7. wintercow20 says:

    Hi “D”,

    Of course, the happy coincidence is that China’s massive subsidies of green technology DO NOT cost Americans jobs. I did not want to make that point during a talk when no time was allotted to describe why.


  8. D says:

    I’d like to defend myself. Two things:

    Even if Chinese subsidies do not cost American jobs, the point is not totally relevant to my post. That was just a simple illustration that people can hold (slightly) conflicting views because they prioritize. I’m sure that there are other valid examples.

    Second, I was moved by this headline in the Times two months ago: Solar Panel Maker Moves Work to China, article here:
    The article documents how Evergreen Solar shuttered its factory employing 800 in MA, to take advantage of the “considerable help from the Chinese government and state-owned banks, and because manufacturing costs are generally lower in China.” Chinese subsidies apply not just to Chinese companies, but any company operating in China. Whether this is good or bad overall for Americans can be debated, but certainly at that particular moment an American green tech company closed its doors in MA to open new ones in China.

  9. wintercow20 says:

    Even in the second example, this is no cost to American jobs. So we get cheaper solar panels, and now we have more resources to spend here in America. This is indeed the unseen to which we regularly refer. It’s no short of ironic that MA is the place the firm exited from. No doubt the Chinese were an attraction, but this trend has happened from all kinds of competitors for a century. Just today Fidelity announced it is leaving Boston … for NH and RI.

    But the point I make on consistency is subtler than you allow. No doubt someone can hold a view on a woman’s right to choose and also on not selling kidneys, but NOT using the justification that a woman has a right to use her body as she wishes. You may certainly hold what seem to be opposing views, and your point is absolutely correct. For example, folks may support a woman’s right to choose on some other grounds.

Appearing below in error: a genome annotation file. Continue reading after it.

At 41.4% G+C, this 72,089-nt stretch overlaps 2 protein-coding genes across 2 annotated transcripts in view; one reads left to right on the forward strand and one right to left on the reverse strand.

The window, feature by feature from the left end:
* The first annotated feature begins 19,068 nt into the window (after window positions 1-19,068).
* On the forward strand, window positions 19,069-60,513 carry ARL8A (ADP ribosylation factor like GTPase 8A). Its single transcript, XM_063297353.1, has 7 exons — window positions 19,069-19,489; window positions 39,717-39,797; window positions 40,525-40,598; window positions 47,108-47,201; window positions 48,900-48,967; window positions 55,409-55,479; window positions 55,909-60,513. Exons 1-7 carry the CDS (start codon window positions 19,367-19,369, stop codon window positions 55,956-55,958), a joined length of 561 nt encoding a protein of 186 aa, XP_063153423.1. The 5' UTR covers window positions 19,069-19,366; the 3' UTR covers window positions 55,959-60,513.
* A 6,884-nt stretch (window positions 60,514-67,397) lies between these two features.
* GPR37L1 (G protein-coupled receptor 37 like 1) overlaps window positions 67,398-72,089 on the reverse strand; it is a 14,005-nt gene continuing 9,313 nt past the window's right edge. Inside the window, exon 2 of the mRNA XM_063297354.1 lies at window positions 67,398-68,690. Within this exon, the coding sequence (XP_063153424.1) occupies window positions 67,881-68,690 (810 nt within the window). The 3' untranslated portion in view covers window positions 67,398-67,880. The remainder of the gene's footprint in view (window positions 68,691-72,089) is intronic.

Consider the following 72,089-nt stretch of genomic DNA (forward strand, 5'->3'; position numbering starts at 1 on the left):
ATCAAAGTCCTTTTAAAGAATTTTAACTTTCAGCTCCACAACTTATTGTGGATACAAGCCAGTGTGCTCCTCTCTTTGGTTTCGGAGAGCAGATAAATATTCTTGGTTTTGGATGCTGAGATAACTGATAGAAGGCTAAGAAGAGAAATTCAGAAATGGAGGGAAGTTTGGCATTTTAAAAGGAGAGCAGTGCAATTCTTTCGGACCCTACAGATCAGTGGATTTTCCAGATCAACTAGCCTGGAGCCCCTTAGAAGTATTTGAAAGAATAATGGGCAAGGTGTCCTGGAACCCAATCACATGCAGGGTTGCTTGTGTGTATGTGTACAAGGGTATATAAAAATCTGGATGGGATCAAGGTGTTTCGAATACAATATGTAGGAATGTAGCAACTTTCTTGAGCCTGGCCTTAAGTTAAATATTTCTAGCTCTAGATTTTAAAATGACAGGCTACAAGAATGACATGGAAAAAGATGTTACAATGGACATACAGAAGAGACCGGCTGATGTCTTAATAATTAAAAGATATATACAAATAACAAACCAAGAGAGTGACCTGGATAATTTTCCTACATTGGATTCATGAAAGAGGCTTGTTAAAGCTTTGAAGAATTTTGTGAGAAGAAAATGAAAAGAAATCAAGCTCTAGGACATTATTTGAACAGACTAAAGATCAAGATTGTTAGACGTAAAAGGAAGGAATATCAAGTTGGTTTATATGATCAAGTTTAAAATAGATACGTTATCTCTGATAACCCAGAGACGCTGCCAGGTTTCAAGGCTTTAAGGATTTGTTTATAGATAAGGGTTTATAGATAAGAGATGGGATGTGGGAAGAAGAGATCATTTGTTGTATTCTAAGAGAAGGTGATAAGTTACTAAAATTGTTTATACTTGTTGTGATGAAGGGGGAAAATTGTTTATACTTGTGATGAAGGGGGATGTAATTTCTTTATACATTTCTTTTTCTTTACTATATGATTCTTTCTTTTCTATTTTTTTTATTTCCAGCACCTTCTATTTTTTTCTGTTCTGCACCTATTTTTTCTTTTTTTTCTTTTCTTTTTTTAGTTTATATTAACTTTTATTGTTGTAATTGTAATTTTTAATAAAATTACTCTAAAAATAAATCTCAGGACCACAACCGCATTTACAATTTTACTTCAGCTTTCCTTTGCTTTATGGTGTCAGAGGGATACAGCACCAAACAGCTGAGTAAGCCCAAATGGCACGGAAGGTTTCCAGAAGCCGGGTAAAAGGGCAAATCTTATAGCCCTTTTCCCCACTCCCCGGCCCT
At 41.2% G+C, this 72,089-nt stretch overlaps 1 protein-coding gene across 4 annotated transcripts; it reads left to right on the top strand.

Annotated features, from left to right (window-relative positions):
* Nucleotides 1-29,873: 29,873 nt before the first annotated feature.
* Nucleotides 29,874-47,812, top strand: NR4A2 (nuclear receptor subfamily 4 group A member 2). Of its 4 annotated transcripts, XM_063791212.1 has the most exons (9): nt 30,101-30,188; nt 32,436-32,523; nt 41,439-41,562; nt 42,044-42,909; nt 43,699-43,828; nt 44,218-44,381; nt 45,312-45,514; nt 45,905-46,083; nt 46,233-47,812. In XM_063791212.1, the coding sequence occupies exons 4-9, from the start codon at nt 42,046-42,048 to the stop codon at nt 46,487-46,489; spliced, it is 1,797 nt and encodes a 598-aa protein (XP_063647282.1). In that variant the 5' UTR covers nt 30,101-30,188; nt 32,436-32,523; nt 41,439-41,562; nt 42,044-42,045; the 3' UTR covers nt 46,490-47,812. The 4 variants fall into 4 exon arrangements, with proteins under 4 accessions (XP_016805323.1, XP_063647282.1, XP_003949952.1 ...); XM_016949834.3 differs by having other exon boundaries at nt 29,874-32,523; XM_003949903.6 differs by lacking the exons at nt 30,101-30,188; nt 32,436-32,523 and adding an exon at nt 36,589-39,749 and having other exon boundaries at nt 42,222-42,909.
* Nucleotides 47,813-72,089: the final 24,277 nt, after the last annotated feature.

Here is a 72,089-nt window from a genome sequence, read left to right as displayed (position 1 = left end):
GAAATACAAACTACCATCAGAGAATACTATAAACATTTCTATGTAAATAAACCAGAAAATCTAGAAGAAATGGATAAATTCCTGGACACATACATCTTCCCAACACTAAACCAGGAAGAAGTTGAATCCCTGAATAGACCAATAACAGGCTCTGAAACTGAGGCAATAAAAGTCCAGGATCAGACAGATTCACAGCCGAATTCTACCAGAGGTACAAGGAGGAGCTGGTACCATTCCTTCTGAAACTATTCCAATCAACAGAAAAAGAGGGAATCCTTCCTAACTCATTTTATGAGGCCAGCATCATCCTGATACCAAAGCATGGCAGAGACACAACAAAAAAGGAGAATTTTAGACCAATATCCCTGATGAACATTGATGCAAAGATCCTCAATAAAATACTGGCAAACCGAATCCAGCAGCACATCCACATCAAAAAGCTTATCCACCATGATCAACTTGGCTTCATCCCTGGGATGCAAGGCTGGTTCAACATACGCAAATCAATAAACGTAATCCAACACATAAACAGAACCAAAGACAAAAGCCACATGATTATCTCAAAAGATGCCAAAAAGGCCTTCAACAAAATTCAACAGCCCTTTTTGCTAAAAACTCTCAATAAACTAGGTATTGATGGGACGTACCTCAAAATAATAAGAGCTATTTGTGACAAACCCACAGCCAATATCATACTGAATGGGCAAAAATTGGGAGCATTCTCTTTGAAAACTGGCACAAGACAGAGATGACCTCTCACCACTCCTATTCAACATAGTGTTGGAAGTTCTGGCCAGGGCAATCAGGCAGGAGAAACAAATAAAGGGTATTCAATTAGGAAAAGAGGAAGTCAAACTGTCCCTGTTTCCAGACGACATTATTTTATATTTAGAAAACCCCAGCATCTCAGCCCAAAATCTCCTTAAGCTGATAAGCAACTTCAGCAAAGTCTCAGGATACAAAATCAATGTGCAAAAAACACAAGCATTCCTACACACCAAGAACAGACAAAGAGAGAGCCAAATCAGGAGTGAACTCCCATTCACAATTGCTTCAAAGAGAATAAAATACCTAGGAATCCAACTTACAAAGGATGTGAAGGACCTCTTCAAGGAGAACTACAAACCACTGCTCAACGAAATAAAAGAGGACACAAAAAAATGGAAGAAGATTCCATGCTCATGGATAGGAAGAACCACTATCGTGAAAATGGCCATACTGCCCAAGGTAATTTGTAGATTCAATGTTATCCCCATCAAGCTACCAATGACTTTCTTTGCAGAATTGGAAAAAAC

Consistency is a first pass at a smell test for serious thinking. I do not mean to imply that you must think about whether all of your views are consistent, that would be costly, but it does mean that when presented with such an inconsistency one cannot ignore it. That is like ignoring the laws of logic.

  10. Rod says:

    Any government subsidy, whether Chinese, American or North Korean, always delays the day when ingenuity and innovation will enable manufacturers to produce a competitive product. It’s just as much as breaking windows and considering it productive economic activity.

    I used to hire teenagers to work on my farm in the summer, and I started all of them off at a dollar an hour (I think the minimum wage was $1.65 at the time). I would then tell them to do something — feed the calves, bring hay into the milking barn, sweep up in the old barn where the calves and heifers were — and if they learned how to do that without having to be told every move to make, I’d give them an immediate raise to $3 an hour, or nearly twice the minimum wage. I wanted them to know that I valued hard work and attention to detail, and they got the message the first day.

    The only kid who did not get that raise was a real dope from the tech school who could not grasp the arithmetic of mixing a third of a quart of Milksaver powder with two quarts of warm water for each calf. He had a measuring cup for a third of a quart, but when he had three calves to feed it did not dawn on him that he could just dump a quart container of powder into six quarts of water. It turned a five-minute job into a fifteen minute job. And this guy was in food tech at the tech school, learning how to be a baker.

    He left after the second day on the job. Three years later, he reproduced (heard that through the grapevine).

  11. If minimum wages were effective at increasing employment why not raise them to 100 per hour and watch the economy florish…

    I think the value of a college degree is just as high as it always has been. It is just that a degree no longer matters per se, what matters is what you majored in.

    Comp sci, math, statistics, economics, engineering, etc majors don’t have a ton of trouble finding jobs assuming they do well in school 3.5 gpa or higher. Maybe the skills (or lack of them learned) in other departments are a bad investment. Honestly, in a modern economy the ability say write about French literature, dance the salsa, or describe Freudian theories of sexual turmoil, dont seem to me to have much of an appeal to most employers. Then again, if you think I am incorrect, go ahead and major in Comparative Literature, Theater, or Psychology. Good luck.

    I think a good heuristic is, if the class is considered difficult, then its probably a good investment.

    This is purely my opinion and supported only by my experience as a recent college student.

  12. Further there is generally great consensus among students as to what majors are most difficult.

    The most difficult at least the the University of Rochester tended be
    Computer Science

    The easiest:
    Film and media studies

    Again, who is most likely to get hired and any randomly selected job? I would bet 1000 dollars on average it sure as hell isn’t a film and media studies major over a math major.